Keir Ogilvie Scratches 200 Fly at Canadian Olympic Trials Day 4


Keir Ogilvie scratched the 200 fly on day four of the 2021 Canadian Olympic Trials after placing 3rd in the 100 fly on Saturday with a lifetime best time of 53.28. He was ranked 8th in the 200 fly which was his last event of the meet.

The other three event scratches came from 7th seed Sophie Angus, a 5th year at Northwestern, and 8th seed Katja Pavicevic, a UCSD rising junior, in the 200 breast. Both swimmers also scratched the 100 breast on Sunday and this was their last event of the meet.

Like Angus and Pavicevic, Kayla Wilson has scratched all her events so far, the women’s 100 free being the last one.

The women’s 200 breast will see top seeds  Kelsey Wog and 2016 Olympian Sydney Pickrem. Both swimmers have already placed top two in an event at this meet, and Pickrem has been pre-selected to make the team in the 200 IM, 200 breast and 400 IM due to her 2019 World Championships finishes.

Wog won the 100 breast final on Sunday.

James Dergousoff and Eli Wall top the heat sheets in the men’s 200 breast, seeded half a second apart. They took 2nd and 3rd place, respectively, in the 100 breast on Sunday to 1st place finisher Gabe Mastromatteo19-year-old Mastromatteo is ranked 3rd in this event.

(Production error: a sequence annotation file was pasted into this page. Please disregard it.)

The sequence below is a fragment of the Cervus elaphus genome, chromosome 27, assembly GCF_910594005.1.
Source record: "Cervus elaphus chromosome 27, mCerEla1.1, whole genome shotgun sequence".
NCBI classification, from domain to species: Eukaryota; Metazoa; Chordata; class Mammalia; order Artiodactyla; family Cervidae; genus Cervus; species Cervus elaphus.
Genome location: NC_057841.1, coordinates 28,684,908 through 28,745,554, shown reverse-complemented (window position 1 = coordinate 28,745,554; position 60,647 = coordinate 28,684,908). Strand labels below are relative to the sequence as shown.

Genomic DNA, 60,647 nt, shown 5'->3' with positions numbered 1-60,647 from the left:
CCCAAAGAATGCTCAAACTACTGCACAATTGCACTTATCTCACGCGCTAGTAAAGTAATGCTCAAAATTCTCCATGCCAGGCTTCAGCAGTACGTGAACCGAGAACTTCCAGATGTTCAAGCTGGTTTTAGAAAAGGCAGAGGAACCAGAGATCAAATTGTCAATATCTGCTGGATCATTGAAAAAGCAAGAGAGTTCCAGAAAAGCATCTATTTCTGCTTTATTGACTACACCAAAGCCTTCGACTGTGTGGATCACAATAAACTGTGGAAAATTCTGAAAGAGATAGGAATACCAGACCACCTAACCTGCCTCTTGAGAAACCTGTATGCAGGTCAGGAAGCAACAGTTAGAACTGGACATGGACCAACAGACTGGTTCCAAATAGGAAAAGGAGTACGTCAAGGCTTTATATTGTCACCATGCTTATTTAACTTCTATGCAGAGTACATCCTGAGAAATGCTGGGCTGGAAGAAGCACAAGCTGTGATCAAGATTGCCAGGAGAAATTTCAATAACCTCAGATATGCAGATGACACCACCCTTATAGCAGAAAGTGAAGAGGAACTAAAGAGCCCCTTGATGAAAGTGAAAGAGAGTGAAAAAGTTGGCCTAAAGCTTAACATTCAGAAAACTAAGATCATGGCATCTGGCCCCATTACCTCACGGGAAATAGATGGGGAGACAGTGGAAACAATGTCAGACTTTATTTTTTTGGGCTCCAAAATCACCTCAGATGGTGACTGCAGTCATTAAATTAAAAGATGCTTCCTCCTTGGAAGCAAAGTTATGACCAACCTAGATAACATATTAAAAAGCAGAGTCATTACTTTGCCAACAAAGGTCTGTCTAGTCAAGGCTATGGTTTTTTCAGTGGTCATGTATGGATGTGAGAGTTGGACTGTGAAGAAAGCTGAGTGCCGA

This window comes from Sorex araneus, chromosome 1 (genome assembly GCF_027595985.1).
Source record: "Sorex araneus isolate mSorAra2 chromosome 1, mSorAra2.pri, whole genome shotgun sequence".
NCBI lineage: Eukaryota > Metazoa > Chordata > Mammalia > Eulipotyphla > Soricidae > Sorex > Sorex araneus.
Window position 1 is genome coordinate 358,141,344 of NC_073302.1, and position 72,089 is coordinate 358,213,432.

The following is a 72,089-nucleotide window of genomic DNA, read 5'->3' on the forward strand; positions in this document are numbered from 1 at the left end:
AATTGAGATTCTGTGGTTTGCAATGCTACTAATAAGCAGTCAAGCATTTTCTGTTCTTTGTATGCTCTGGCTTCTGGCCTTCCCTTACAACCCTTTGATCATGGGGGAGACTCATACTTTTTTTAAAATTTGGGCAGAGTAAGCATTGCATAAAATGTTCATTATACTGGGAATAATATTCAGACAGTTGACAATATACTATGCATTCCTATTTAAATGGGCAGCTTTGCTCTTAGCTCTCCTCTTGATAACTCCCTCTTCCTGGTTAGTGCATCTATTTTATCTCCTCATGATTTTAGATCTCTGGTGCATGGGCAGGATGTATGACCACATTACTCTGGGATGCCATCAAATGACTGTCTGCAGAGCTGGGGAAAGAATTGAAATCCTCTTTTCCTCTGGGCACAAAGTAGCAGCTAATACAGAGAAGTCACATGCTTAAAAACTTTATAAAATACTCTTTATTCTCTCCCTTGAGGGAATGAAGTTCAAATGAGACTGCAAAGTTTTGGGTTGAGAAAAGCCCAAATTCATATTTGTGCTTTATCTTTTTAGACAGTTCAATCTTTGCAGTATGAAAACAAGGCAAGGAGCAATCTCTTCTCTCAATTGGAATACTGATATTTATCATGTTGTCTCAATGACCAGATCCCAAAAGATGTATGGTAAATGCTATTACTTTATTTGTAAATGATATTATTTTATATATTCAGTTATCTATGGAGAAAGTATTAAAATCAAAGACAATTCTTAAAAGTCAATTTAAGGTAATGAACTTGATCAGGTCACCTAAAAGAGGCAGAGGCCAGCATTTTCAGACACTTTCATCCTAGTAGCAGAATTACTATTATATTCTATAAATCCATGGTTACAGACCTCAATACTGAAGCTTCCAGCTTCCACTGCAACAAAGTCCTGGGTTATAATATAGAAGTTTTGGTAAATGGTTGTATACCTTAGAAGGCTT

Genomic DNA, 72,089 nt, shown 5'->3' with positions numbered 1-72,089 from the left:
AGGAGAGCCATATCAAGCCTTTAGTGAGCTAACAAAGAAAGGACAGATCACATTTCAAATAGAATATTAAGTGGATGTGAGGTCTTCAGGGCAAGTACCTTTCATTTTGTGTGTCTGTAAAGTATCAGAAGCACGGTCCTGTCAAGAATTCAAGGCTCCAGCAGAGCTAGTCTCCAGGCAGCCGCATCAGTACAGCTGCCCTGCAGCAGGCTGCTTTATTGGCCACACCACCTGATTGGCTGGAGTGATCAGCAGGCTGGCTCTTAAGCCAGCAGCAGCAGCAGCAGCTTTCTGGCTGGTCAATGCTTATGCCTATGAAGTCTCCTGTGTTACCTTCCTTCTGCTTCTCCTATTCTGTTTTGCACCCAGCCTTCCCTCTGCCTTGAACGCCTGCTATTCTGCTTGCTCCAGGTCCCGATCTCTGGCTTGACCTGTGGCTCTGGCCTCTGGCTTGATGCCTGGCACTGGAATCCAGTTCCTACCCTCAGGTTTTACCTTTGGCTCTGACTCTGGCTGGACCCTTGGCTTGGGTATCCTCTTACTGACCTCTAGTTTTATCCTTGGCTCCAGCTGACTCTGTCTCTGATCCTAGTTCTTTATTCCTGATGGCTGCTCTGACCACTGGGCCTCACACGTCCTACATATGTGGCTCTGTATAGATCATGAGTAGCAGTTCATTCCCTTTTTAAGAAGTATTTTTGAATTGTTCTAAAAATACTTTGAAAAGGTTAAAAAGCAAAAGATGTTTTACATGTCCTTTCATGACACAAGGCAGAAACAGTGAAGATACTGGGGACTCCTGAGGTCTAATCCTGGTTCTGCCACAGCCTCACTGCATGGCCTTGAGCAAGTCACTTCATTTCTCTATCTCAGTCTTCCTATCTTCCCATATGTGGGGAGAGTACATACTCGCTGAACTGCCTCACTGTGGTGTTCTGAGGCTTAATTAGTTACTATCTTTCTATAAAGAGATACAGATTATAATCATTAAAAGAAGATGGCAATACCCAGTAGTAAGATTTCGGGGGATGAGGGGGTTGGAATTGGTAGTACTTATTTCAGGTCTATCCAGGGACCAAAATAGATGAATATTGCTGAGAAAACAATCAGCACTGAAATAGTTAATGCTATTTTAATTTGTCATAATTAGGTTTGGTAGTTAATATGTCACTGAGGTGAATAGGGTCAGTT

2000-born sprint stars and 2016 Olympic medalists Taylor Ruck and Penny Oleksiak are the top two seeds in the women’s 100 free, followed by the women’s 50 free champion Kayla Sanchez. Oleksiak won gold in this event at the 2016 Rio Olympics, tying Team USA’s Simone Manuel for the win.

In the women’s 200 fly, Mabel Zavaros leads the field by a full second followed by Danielle Hanus and Mary-Sophie Harvey. Zavaros and Hanus took 4th and 5th place, respectively in the 100 fly on Saturday, an event won by Canadian National Record holder Maggie MacNeil.

MacNeil was not entered in this event, but she will race the 100 free today where she is ranked 4th.

Canadian National Record holder Mack Darragh and Montana Champagne lead the men’s version of the event. Darragh made the 200 IM final on Monday, ranked 6th, but chose to scratch it. This is Darragh’s last event of the meet.

To end Tuesday’s prelims session, we will see battles between 2012 Olympic bronze medalist Brent Hayden, Markus Thormeyer, and Yuri Kisil. At 18 years old, #4 seed Joshua Liendo is the youngest in the top 16 of this event, followed closely by #5 seed Finlay Knox.

Hayden and Liendo placed 1-2, respectively,  in the 50 free final on Monday night.

All Event Scratches

Women’s 200 Breast

Men’s 200 Breast


Women’s 100 Free

Women’s 200 Fly


Men’s 200 Fly

Men’s 100 Free



In This Story

Leave a Reply

Notify of

oldest most voted
Inline Feedbacks
View all comments
2 years ago
                      === Preliminaries ===                       
  1 Penelope Oleksiak      00 TSC                 53.41      54.00A 
    r:+0.68  26.16        54.00 (27.84)
  2 Kayla Sanchez          01 AAC                 53.57      54.18A 
    r:+0.70  26.17        54.18 (28.01)
  3 Taylor Ruck            00 SCAR                53.03      54.73  
    r:+0.77  26.33        54.73 (28.40)
  4 Katerine Savard        93 CAMO                55.69      54.82  
    r:+0.68  26.69        54.82 (28.13)